Next year's trends may be defined by oil, which is falling, and the Federal Reserve, which may begin a series of interest rates hikes that slow growth and weigh on oil further.
Oil has dropped over $16 from this year's peak without OPEC fully opening the taps, so there is plenty more supply.
It will likely come under further pressure from dwindling stimulus, as the Fed's taper precedes the raising of interest rates that will be mimicked by most central banks around the world.
Producers who successfully restricted supply this year when markets were awash with stimulus may find it much harder to do next year when stimulus is withdrawn. Large-scale production cuts may trigger risk-averse reactions, rather than the gambling that supported this year's rally.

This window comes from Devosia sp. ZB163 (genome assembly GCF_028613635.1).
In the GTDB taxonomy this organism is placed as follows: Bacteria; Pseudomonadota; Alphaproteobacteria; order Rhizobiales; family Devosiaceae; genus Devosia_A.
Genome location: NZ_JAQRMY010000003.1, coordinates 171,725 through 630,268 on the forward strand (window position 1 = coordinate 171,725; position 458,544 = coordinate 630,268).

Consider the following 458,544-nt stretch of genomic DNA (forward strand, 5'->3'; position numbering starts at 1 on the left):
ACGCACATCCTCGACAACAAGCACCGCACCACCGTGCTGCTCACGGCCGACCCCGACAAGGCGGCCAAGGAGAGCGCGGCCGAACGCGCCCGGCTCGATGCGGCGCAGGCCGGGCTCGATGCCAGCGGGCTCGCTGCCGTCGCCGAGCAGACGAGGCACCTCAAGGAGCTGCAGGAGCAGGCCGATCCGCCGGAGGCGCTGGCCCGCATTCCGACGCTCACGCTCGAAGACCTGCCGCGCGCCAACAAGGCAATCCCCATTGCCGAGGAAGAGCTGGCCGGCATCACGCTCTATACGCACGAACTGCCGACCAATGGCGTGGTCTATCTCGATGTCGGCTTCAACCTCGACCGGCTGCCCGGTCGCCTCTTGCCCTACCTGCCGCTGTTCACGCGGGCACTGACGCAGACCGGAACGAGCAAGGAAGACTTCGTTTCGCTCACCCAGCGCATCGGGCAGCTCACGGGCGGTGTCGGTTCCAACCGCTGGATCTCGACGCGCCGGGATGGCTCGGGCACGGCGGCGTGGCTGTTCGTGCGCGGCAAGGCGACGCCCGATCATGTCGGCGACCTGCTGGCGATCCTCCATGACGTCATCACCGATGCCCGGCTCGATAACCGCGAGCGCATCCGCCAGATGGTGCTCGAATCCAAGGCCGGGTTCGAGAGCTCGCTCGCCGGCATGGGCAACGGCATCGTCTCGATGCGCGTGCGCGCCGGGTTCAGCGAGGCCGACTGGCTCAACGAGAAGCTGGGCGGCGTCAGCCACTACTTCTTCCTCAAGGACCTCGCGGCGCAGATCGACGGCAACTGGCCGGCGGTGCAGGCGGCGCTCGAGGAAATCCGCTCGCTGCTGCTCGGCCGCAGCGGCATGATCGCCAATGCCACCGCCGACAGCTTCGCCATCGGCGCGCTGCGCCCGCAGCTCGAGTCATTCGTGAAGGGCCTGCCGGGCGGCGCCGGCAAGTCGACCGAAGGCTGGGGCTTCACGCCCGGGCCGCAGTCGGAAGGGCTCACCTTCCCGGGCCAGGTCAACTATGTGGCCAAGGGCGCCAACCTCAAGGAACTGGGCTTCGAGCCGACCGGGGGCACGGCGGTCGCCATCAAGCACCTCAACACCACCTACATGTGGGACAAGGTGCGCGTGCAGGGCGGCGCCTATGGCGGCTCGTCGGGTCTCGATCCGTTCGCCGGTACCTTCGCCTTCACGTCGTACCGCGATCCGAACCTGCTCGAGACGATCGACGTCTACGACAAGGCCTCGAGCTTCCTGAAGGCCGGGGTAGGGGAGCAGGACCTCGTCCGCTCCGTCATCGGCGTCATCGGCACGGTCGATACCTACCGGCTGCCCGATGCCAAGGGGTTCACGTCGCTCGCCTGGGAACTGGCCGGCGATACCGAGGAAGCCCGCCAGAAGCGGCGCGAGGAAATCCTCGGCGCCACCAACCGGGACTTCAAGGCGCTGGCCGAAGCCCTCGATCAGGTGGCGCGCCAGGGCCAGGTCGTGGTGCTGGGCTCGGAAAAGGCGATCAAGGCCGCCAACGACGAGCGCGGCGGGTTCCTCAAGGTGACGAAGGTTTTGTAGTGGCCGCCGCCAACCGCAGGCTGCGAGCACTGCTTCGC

Gambling is set to wane anyway on the back of the 125 basis points of Fed hikes envisaged by the end of 2023, which will undermine commodity currencies.
With oil prices likely suppressed, currencies of exporters like Russia, Norway, Canada, Mexico and Brazil may lose ground versus the dollar, and also against currencies of nations relying on imports like India, South Korea, Hong Kong, the euro zone, Japan and China.
(Jeremy Boulton is a Reuters market analyst. The views expressed are his own. Editing by Jan Harvey.) ((firstname.lastname@example.org))